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The Best Interests of Children: An Evidence-Based Approach [Paperback]

Paul Millar
5.0 out of 5 stars  See all reviews (1 customer review)
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Book Description

Dec 5 2009

The best interest of the child is an overriding principle in all matters of family law, especially in child custody cases. The Best Interests of Children links social theory with survey data to establish much-needed parameters for determining a child's best interest.

In analyzing the determinants of family law and child development, Paul Millar utilizes information from the Centre for Justice Statistics as well as data from national surveys. Millar's findings show that while the gender of caregivers is unimportant, family dynamics and parenting strategies are paramount: what matters is what parents do. His theoretical framework stresses the importance of relationships and posits that developmental problems related to divorce stem from lost adult-child bonds.

This book provides important criteria for determining the best interest of the child and concludes that the role of law in the lives of children must be to preserve their connections with those that love them.

Frequently Bought Together

The Best Interests of Children: An Evidence-Based Approach + Tug of War: A Judge's Verdict on Separation, Custody Battles, and the Bitter Realities of Family Court + The Equal Parent Presumption: Social Justice in the Legal Determination of Parenting after Divorce
Price For All Three: CDN$ 49.52

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About the Author

Paul Millar is a postdoctoral fellow in the Department of Community Health Sciences at Brock University.

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2 of 2 people found the following review helpful
5.0 out of 5 stars George Piskor Feb. 12 2010
This excellent and wide-ranging monograph is targeted at academics, professionals, and advocates in the area of family law examining the fundamental question of what exactly are the "best interests of the child"(BIC) This innocuous question goes to the heart of the legal reality that BIC is either undefined in law or is defined as an [long] enumerated list of factors with no selection criteria together with the typical "and any other factors that the court may deem appropriate" clause to render any definition indeterminate.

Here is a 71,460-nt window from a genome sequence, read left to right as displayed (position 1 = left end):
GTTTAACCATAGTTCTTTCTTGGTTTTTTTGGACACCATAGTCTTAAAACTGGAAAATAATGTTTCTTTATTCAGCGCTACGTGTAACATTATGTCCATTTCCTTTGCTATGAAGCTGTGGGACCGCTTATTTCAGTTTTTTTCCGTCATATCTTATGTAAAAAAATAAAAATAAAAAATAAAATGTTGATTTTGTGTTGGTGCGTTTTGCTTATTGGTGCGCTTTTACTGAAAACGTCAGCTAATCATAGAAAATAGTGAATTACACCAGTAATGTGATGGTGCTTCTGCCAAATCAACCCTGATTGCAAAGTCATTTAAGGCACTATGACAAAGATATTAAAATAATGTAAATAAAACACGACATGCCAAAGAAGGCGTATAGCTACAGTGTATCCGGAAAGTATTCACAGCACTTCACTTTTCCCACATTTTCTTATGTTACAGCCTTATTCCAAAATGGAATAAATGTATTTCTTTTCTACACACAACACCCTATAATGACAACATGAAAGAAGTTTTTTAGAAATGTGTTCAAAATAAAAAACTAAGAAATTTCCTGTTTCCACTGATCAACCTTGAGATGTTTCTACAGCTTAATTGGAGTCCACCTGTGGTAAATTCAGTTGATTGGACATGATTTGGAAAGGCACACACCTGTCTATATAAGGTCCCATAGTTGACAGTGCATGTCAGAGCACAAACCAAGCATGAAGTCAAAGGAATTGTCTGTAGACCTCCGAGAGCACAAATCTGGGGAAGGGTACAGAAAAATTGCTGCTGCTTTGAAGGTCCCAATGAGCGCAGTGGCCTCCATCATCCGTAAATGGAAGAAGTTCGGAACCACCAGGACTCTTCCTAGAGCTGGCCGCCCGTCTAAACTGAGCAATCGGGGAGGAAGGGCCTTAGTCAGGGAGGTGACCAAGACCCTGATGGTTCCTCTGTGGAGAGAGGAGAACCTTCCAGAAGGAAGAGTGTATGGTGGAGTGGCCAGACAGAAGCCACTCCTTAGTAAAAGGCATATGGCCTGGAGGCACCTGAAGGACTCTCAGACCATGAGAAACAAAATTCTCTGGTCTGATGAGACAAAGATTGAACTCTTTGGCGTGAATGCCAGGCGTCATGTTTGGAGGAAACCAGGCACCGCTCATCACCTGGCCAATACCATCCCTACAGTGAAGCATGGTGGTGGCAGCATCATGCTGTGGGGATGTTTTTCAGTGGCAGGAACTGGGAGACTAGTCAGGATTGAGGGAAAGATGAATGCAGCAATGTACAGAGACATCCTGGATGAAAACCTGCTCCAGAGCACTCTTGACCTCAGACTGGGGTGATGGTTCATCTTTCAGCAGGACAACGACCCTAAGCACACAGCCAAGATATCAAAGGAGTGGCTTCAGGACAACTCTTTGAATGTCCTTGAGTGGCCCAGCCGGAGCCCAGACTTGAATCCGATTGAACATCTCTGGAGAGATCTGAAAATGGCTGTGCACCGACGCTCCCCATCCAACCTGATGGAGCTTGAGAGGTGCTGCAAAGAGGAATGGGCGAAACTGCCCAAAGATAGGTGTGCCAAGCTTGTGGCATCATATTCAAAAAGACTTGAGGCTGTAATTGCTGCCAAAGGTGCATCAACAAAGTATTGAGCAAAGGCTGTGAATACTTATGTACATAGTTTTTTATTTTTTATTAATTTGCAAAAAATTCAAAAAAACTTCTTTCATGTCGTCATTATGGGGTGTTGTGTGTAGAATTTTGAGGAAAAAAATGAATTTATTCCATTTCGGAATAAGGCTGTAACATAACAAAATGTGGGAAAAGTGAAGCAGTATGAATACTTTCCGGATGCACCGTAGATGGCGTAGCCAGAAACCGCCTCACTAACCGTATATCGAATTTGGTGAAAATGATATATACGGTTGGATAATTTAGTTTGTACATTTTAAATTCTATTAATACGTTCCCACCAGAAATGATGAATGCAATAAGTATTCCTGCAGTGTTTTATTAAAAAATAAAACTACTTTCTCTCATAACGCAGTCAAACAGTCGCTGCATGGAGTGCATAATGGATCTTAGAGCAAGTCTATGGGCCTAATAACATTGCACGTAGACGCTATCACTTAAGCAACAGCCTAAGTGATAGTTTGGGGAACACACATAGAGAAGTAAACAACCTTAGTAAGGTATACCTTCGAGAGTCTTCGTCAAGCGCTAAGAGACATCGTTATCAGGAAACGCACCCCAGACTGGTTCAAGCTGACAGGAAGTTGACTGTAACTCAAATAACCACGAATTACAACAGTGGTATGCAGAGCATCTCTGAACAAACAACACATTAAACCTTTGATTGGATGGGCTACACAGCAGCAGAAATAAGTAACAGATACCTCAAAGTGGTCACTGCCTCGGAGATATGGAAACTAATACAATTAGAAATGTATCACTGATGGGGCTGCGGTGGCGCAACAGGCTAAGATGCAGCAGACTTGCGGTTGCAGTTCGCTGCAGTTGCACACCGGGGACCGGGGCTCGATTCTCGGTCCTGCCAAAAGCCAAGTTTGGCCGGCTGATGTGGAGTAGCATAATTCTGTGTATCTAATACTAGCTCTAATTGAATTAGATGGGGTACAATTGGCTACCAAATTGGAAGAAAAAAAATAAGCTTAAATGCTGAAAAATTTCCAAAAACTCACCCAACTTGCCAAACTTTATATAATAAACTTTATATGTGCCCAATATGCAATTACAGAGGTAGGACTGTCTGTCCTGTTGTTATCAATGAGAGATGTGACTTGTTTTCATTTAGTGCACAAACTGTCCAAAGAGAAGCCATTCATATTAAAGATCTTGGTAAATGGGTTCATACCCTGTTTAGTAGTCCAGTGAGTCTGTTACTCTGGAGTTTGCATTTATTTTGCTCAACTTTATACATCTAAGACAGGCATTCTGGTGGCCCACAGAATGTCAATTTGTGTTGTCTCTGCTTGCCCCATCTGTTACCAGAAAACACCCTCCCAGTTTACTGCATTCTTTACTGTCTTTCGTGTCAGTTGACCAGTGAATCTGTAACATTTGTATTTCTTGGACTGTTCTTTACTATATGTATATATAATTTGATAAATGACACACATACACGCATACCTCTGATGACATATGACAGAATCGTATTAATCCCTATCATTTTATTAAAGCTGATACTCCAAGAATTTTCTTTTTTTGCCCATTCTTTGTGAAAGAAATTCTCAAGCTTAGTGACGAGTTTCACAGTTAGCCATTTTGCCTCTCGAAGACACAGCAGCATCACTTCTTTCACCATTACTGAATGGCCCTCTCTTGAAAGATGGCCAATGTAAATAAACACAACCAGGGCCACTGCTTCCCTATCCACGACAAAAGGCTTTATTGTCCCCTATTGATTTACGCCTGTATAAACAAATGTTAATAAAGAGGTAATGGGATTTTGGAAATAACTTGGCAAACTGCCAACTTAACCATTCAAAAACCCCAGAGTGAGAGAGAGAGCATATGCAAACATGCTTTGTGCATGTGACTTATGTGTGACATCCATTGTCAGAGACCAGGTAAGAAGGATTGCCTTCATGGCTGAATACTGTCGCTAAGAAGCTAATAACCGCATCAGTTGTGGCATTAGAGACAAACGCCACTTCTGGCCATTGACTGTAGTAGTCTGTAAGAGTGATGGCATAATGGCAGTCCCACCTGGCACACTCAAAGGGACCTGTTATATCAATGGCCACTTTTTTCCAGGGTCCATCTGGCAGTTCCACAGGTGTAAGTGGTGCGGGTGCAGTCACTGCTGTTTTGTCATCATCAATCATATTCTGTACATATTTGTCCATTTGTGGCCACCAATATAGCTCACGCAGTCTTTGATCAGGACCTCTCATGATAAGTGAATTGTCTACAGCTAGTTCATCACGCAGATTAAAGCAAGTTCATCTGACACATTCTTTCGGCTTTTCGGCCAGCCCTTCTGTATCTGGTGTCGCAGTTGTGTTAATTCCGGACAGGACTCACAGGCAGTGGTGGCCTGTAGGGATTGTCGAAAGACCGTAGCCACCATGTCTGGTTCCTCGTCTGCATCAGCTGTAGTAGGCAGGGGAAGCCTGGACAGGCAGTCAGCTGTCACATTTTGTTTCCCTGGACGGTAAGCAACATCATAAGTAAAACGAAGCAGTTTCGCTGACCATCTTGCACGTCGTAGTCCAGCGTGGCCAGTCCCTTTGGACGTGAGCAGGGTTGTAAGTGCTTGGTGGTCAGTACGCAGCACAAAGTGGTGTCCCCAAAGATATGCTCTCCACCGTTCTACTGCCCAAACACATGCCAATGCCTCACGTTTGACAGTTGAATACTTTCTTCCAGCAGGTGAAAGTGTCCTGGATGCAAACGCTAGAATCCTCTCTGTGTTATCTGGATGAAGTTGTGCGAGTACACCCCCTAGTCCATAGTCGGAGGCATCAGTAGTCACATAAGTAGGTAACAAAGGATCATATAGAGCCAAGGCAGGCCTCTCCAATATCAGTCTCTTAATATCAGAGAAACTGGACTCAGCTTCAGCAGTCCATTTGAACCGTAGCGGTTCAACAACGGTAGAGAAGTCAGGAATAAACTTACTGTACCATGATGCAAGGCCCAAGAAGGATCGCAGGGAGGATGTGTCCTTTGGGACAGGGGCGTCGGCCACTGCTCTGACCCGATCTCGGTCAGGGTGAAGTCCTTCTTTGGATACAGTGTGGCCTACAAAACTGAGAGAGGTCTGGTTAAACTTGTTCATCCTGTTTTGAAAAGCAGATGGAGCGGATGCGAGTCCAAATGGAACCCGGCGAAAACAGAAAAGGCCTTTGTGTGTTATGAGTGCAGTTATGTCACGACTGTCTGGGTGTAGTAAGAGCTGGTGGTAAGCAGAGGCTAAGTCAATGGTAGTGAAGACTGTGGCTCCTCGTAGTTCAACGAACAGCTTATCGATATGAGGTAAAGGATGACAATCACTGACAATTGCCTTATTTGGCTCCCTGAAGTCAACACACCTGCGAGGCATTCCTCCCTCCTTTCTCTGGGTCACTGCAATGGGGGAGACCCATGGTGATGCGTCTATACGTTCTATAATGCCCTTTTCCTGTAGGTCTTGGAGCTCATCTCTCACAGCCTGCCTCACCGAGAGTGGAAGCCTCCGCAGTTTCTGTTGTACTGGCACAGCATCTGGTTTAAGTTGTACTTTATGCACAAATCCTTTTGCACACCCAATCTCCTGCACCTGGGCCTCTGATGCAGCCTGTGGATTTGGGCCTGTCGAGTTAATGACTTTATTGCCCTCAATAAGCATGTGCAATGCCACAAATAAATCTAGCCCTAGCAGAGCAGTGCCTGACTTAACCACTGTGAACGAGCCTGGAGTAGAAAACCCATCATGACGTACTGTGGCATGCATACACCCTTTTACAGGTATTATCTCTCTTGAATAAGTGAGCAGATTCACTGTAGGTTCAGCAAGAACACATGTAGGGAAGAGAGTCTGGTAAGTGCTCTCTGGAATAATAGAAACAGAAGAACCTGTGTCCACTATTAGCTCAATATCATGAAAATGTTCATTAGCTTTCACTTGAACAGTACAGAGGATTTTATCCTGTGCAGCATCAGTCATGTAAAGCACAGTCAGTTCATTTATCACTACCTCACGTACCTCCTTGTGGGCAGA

What makes this work novel and even groundbreaking is the use of multivariate statistical techniques applied to Canadian data sets to provide unique insights without letting the statistics get in the way of making the point. Based on authorized special access privileges to the CRDP (Canadian Registry of Divorce Proceedings), the author sets the stage by developing comprehensive descriptive statistics confirming the preponderance for maternal custody orders and goes an additional step by demonstrating that resolving custody issues out of court marginally disadvantages the father more than consensual "shadow of the law" agreements, while mothers stand to gain. For fathers, the marginal improvement in already low rates would not seem to warrant the legal expense of pursuing court action.

The author refrains from making the logical leap of systemic gender bias by the courts. Instead, in what is probably the first analysis of its kind, Dr. Millar attempts to exonerate the courts by posing the intriguing statistical question whether sociological factors or legal grounds may account for demonstrably one-sided custody outcomes.
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